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The Works of Alexander Hamilton, ed. Henry Cabot Lodge (Federal Edition) (New York: G.P. Putnam’s Sons, 1904). In 12 vols. Vol. 10.
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March 8, 1794.
The present situation of the United States is undoubtedly critical, and demands measures vigorous, though prudent. We ought to be in a respectable military posture, because war may come upon us, whether we choose it or not; and because, to be in a condition to defend ourselves, and annoy any who may attack us, will be the best method of securing our peace. If it is known that our principal maritime points are out of the reach of any but formal serious operations, and that the government has an efficient active force in its disposal for defence or offence on an emergency, there will be much less temptation to attack us, and much more hesitation to provoke us.
It seems then advisable—
Each regiment to consist of two battalions, and of the following officers and men:
1 colonel, 2 majors, 10 captains, 20 lieutenants, 2 lieutenants and adjutants, 2 sergeant-majors, 40 sergeants, 4 musicians, and 1,000 rank and file.
These troops to be engaged upon the following terms:
To be enlisted for two years; but upon condition, that if a war should break out with any European power, they shall be obliged to serve four years from the commencement of such war, upon the same terms as the troops of the establishment.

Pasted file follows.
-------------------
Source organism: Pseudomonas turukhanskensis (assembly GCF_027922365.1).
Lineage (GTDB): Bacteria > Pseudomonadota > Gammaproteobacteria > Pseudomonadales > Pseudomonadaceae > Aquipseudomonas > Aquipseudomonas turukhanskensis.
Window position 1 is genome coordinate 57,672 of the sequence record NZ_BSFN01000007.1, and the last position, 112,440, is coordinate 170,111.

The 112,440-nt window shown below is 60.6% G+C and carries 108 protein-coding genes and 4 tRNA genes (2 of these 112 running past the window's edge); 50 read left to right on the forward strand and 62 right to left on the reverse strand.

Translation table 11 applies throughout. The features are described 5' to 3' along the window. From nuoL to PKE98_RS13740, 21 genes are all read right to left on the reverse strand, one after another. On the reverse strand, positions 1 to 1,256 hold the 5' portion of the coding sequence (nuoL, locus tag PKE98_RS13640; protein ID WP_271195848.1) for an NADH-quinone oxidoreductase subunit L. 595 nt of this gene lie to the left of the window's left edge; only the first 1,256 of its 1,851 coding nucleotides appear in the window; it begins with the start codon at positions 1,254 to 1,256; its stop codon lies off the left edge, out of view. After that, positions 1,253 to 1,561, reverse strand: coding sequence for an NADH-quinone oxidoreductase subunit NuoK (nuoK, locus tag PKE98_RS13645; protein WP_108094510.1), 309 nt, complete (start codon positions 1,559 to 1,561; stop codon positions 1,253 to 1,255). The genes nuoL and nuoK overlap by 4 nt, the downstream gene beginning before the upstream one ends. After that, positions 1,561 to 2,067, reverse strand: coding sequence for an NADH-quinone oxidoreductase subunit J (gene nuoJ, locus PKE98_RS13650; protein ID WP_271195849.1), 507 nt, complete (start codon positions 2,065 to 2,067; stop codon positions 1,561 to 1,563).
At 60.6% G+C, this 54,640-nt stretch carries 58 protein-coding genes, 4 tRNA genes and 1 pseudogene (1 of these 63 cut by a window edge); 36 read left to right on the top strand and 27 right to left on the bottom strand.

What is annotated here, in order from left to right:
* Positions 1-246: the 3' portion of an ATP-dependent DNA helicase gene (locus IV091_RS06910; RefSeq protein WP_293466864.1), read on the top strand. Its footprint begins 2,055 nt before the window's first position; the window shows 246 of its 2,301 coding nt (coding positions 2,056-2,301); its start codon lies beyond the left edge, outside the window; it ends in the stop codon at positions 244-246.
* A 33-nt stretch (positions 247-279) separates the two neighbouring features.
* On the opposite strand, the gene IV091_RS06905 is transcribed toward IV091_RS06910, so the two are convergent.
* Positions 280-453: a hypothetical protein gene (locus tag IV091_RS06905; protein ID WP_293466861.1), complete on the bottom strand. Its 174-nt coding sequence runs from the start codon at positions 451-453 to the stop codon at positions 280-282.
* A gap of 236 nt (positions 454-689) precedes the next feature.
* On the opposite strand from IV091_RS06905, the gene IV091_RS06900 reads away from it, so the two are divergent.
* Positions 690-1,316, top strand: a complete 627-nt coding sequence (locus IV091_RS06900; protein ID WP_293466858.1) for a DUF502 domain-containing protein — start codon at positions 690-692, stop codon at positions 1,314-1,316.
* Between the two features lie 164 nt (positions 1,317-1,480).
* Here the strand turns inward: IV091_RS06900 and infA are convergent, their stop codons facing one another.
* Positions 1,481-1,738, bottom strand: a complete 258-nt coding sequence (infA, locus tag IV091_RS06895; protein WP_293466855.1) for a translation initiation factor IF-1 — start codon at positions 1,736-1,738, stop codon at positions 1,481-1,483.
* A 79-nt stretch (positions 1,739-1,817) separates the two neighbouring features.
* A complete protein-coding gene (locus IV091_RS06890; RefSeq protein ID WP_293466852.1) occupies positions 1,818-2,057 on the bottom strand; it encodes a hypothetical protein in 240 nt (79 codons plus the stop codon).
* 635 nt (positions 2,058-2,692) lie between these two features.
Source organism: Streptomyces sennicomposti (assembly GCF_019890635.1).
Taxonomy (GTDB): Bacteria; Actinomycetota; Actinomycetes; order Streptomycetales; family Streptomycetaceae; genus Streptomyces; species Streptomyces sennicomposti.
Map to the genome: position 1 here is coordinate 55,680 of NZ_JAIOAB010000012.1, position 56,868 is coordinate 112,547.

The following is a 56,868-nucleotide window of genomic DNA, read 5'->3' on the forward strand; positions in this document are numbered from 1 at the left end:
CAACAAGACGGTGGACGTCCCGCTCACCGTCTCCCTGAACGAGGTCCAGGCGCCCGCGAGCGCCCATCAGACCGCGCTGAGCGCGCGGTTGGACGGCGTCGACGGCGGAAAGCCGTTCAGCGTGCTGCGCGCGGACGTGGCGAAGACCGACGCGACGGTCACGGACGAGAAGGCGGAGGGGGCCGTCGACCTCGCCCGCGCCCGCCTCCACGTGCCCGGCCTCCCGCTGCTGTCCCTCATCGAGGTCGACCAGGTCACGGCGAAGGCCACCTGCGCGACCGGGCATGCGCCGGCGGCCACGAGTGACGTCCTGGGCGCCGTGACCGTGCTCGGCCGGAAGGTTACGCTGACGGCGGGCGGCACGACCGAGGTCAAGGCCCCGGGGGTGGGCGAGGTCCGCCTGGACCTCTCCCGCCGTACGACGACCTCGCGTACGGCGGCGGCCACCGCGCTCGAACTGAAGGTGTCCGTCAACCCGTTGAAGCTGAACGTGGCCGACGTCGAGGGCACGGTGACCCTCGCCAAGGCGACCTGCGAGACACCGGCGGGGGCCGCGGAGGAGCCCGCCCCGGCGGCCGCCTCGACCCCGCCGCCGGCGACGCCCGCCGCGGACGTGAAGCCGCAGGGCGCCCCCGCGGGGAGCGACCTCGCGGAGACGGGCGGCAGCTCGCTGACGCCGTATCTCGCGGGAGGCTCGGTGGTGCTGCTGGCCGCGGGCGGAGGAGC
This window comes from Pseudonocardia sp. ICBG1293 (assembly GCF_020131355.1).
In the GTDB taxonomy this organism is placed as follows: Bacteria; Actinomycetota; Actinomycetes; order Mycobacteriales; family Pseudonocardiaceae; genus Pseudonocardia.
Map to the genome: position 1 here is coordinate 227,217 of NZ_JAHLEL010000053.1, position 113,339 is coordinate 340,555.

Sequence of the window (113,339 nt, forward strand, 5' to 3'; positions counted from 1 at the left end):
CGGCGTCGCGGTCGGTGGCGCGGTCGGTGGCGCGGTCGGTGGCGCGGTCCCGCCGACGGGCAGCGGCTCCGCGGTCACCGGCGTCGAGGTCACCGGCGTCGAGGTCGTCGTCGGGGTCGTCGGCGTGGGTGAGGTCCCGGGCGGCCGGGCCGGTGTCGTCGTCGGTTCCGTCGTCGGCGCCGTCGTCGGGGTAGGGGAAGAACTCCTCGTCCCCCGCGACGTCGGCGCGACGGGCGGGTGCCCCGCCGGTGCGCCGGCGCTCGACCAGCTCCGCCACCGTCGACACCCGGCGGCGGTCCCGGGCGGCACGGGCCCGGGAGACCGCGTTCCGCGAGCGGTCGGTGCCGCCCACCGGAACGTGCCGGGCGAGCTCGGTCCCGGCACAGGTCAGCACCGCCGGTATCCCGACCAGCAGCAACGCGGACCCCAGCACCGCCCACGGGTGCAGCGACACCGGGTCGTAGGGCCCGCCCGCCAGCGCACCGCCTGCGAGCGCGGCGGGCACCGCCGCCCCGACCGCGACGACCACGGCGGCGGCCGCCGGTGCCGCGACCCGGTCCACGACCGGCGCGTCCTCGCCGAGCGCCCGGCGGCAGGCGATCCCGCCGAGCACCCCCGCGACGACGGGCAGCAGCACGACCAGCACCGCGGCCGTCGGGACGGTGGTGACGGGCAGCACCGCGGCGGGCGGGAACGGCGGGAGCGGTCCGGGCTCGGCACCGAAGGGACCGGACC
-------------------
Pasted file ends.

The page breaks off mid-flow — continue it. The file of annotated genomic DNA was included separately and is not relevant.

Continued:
To receive as a bounty, clothes with 12 dollars per man.
To be under an obligation to meet forty days in the year, and thirty of these days to encamp. When assembled, to be paid, officers and men, as the troops of the establishment, and to have the same subsistence and rations. To be furnished with arms and accoutrements by the United States, to be surrendered at the expiration of their term of service.
The officers in time of war to rank and rise with the officers of the military establishment. The arrangement to cease, ipso facto, at the expiration of a certain term (about two years).
The expense of these operations would be,
In addition to this, the Legislature ought to vest the President of the United States with the power to lay an embargo, partial or general, and to arrest the exportation of commodities, partially or generally.
It may also deserve consideration whether the Executive ought not to take measures to form some concert of the neutral powers for common defence.
Mr. Hamilton presents his respects to the President—submits to him some reveries which have occupied his imagination. It may be interesting for the President to consider whether some such plan is not demanded by the conjunction of affairs; and if so, whether there ought not to be some Executive impulse. Many persons look to the President for the suggestion of measures corresponding with the exigency of affairs. As far as this idea may be founded, many important and delicate ideas are involved in the consideration.
The pains taken to preserve peace, include a proportional responsibility that equal pains be taken to be prepared for war.